Ghana’s anti-corruption law too narrow – Emile Short

Emile Short

Former Commissioner for the Commission on Human Rights and Administrative Justice (CHRAJ), Dr. Francis Emile Short says Ghana’s laws on corruption must be amended to make the fight against the canker less difficult.

The United Nations Convention against Corruption (UNCC) and the African Convention in Preventing and Combating Corruption- both of which Ghana is a signatory to- generally define corruption as “the misuse of a public or private position for direct or indirect personal gain”.

However, Ghana’s law on corruption, according to Justice Short only limits corruption to bribery.

Speaking on the Super Morning Show on Joy FM, Monday, December 15, 2014, the former CHRAJ Commissioner said the law needs a review in order to expand the definition of corruption to include other areas.

“The definition of corruption in our law is very narrow. It’s restricted to bribery…whereas the broad definitions are found in these conventions,” said Justice Short, who is also a member of the National Anti-Corruption Plan (NACAP).

NACAP is the blueprint developed for fighting corruption in Ghana. It aims among many others, to make corruption ‘a high-risk low-gain activity’ in the country between 2012 and 2021.

Justice Short said Ghana should “domesticate those conventions” to serve as guidelines in the country’s anti-corruption fight.

“We have to pass domestic legislation to incorporate those conventions into our domestic laws,” he recommended.

He expressed confidence that NACAP, if properly implemented, can significantly lead to a reduction in corruption, which has reached a distressing point in the country.

“I believe that if it is implemented rigorously and fully it will make a significant impact on corruption in this country,” he told Show host Kojo Yankson.

Anti-corruption campaigner, Linda Ofori Kwafo, who also featured on the Show, has challenged government to show more commitment to fighting the corruption by investing in public awareness campaigns, particularly among the youth.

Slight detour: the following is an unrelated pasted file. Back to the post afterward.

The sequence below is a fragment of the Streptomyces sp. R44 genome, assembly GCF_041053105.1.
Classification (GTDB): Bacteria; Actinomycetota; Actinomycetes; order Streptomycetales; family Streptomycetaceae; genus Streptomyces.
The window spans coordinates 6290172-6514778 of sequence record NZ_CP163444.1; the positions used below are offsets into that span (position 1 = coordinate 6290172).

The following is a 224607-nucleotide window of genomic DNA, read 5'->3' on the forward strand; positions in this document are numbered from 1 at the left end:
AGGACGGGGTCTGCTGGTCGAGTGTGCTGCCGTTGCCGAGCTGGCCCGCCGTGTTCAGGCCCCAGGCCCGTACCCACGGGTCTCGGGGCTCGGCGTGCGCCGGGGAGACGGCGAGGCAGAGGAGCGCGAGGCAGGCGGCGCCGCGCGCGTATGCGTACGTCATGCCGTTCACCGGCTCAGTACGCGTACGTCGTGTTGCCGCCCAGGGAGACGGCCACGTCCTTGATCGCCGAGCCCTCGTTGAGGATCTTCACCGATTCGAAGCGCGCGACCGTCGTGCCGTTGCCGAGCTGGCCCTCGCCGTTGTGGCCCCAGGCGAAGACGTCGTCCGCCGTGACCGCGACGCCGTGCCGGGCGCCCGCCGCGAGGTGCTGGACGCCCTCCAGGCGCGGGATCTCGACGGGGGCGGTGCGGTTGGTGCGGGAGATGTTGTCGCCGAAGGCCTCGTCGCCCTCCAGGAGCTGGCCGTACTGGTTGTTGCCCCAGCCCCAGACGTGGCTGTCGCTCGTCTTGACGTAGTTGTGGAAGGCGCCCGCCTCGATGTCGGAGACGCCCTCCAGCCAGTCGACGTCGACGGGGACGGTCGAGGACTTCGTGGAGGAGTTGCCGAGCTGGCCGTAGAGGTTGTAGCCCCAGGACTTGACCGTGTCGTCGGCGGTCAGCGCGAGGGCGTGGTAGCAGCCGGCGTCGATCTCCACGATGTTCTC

“If NACAP is supposed to work then we should be able to address the issue of resources…We need to invest in youth activities to be able to break the chain of corruption,” the Executive Secretary of Ghana National Anti-Corruption Coalition (GNACC) stated.

She stressed the need to make NACAP work because, “the laws have failed us”.

In another development, the Member of Parliament for Effutu constituency in the Central Region, Alexander Afenyo-Markin says the establishment of NACAP is a waste of public funds since there exist other state agencies such CHRAJ, Economic and Organised Crimes Office (EOCO), the Bureau of National Investigations (BNI) and the Financial Intelligence Unit (FIC) of the Bank of Ghana.

Mr. Afenyo-Markin holds a strong view that the government should rather resource those institutions and streamline their activities to achieve the desired the results.

“There are institutions that are already doing same [so] what we need is to financially resource them… Most of the things stated in NACAP are already in the law”.

source :